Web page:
Although the Greeks dwell in their own quarter of the town, and preserve their national customs they live in perfect amity with the Americans. There are very prosperous firms in the sponge business which are conducted by Greeks and Americans working in partnership.
The Greek likes American business methods, American money, American movies, and many other American things; but when it comes to cheese, wine and candy, he insists on having his own. Hence there are in Tarpon Springs many picturesque little shops dealing in these things, and in other strictly Greek dainties which are beyond the appreciation of an American palate. There are also Greek coffee houses, where you may see the divers in from the Gulf, sipping the drink from little cups and smoking water-pipes.
As sponges become scarcer, the fleets have to go farther and farther out into the Gulf to get a good harvest. They now usually remain for two or three months at a time, returning all together at certain times of the year, when the great sales are held. Early fall, Christmas and Easter are the times of the most important sales, and upon these occasions Tarpon Springs becomes one of the liveliest little towns upon the globe. The Greek diver is a daring, happy-go-lucky chap, who makes big wages and does not believe in saving them. When he hits town he usually collects several hundred dollars, and proceeds zealously to spend it all before going to sea again. He is a liberal and boisterous patron of wine-shops and coffee-houses and movies. He decks himself in the gaudiest and most expensive clothes that money will buy. He rather overruns the town, but seldom does any harm either to himself or anyone else.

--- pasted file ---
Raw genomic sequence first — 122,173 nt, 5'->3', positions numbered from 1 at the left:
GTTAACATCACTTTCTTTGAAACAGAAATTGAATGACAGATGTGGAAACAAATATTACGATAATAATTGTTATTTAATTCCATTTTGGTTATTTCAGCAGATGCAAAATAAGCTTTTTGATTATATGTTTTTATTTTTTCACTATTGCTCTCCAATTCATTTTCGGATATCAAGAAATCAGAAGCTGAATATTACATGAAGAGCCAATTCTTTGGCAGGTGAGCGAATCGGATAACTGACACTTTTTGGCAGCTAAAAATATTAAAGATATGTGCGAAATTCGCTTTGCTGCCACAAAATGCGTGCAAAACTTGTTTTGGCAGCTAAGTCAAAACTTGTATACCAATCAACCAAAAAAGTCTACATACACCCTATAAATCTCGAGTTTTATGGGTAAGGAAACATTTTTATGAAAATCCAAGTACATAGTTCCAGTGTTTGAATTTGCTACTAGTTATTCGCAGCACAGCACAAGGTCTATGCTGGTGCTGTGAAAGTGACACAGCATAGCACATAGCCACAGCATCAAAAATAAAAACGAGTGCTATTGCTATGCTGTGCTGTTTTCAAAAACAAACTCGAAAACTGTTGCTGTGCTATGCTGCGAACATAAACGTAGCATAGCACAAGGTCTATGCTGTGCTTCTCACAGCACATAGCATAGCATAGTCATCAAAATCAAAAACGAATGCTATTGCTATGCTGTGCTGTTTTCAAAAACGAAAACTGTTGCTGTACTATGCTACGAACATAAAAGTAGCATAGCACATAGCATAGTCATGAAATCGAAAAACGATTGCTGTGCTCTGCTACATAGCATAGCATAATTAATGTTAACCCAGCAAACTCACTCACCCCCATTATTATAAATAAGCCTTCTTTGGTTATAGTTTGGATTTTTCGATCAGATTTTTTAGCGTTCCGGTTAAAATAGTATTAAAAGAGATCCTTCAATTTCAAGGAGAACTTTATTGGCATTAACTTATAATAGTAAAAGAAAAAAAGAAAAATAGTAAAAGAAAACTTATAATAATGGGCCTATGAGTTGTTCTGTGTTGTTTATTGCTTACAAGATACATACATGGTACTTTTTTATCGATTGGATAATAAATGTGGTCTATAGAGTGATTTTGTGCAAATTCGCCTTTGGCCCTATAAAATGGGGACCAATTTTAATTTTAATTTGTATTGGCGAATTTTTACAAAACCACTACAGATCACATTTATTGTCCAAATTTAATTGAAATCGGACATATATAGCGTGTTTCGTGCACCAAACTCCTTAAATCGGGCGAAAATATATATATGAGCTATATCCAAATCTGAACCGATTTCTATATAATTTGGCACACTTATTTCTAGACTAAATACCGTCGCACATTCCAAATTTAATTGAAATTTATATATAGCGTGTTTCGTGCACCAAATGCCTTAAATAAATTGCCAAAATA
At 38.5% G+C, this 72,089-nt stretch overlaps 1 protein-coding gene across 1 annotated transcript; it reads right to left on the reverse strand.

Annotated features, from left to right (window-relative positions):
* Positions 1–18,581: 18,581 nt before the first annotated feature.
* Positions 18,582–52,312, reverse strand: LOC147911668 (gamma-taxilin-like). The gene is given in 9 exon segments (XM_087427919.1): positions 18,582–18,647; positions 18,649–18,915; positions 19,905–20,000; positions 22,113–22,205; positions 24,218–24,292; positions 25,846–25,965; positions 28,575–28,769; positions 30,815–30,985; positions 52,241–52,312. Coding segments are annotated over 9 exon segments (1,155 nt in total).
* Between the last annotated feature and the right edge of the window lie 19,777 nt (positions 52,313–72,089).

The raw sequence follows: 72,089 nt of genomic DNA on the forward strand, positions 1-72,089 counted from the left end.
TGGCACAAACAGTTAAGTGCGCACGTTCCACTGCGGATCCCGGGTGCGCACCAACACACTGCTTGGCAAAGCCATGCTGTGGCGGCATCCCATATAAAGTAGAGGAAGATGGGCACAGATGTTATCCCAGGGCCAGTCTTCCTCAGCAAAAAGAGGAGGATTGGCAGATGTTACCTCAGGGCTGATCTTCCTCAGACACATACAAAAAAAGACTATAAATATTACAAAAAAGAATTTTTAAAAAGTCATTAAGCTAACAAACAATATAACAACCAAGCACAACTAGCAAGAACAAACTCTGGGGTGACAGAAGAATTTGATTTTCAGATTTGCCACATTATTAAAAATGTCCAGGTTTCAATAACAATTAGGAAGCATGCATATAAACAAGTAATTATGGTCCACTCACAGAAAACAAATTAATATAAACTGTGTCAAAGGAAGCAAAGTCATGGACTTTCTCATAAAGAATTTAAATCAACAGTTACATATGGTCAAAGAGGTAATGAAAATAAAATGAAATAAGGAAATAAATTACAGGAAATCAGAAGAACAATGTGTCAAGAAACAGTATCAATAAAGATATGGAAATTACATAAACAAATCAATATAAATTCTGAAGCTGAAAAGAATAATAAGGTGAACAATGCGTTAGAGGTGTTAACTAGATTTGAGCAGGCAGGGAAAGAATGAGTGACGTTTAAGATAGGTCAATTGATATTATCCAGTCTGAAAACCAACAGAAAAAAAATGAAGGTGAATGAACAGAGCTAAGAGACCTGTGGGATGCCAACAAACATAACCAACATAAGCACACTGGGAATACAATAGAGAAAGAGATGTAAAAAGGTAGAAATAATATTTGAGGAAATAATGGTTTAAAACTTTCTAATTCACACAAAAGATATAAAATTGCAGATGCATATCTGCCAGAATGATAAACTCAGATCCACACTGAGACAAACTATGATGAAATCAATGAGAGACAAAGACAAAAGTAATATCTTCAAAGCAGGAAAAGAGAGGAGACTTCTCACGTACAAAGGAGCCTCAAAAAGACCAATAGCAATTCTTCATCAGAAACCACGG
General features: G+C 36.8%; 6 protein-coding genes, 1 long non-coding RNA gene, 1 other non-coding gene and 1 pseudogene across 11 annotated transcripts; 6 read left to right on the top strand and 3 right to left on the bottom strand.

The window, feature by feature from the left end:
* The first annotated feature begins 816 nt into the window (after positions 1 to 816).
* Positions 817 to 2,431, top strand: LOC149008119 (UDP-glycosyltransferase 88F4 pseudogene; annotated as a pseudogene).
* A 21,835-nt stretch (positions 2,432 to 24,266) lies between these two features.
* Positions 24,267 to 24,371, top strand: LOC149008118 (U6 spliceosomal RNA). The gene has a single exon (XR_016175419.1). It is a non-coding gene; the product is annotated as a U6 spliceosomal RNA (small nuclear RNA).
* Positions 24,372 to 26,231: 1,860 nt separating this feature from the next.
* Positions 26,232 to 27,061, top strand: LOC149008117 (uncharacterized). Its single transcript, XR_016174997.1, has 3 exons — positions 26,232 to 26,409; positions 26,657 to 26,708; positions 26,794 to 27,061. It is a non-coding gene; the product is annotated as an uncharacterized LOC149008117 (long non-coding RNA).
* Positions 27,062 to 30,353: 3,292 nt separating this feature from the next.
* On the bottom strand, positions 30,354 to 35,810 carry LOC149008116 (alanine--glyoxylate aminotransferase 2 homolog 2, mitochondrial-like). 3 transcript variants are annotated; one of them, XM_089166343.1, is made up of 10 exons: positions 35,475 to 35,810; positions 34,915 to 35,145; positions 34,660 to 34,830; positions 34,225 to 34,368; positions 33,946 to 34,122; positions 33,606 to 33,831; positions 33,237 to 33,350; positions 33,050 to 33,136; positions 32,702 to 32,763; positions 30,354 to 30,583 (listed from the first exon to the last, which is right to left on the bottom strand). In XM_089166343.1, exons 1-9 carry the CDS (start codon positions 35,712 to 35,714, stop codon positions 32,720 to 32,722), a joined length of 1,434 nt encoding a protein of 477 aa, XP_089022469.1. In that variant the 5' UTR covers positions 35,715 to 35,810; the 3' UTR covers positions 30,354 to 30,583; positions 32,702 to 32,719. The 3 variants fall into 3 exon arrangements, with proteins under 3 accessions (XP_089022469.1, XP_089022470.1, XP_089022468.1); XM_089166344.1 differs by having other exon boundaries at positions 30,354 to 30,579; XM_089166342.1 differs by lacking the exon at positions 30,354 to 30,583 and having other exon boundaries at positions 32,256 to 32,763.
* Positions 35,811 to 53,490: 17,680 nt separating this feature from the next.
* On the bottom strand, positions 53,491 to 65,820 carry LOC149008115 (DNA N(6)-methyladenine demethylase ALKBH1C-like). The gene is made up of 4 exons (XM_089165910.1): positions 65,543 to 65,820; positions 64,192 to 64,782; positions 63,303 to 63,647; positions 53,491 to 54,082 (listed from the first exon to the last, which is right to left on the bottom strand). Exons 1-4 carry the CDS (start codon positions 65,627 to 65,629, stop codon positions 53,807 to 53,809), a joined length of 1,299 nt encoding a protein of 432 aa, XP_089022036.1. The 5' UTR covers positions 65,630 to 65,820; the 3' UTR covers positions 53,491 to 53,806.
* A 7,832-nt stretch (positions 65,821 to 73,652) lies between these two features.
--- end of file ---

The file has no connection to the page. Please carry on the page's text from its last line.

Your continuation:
Easter is the most important occasion of all, being a great Greek holiday. There is much feasting, and candle light processions through the streets at night. At the time of the Christmas sale, the Greek Cross day is celebrated. The whole colony gathers at the bayou behind the town. The young men, all expert swimmers, line up on the bank, clad only in trunks. The priest throws a wooden cross into the water, and there is a race for it, the boy who wins receiving a prize.
When the sponges are brought up by the divers, they bear no resemblance whatever to what you buy in a drug store; for the commercial sponge is merely the skeleton of an animal. In the natural state it is covered with a thick mucous. This is pounded and washed out, the roots are cut off with sheep shears, the sponges are sorted according to variety, and strung in bunches of ten to thirty teach. There are a number of varieties. The wool sponges are the most valuable, others being grass, yellow and wire sponges.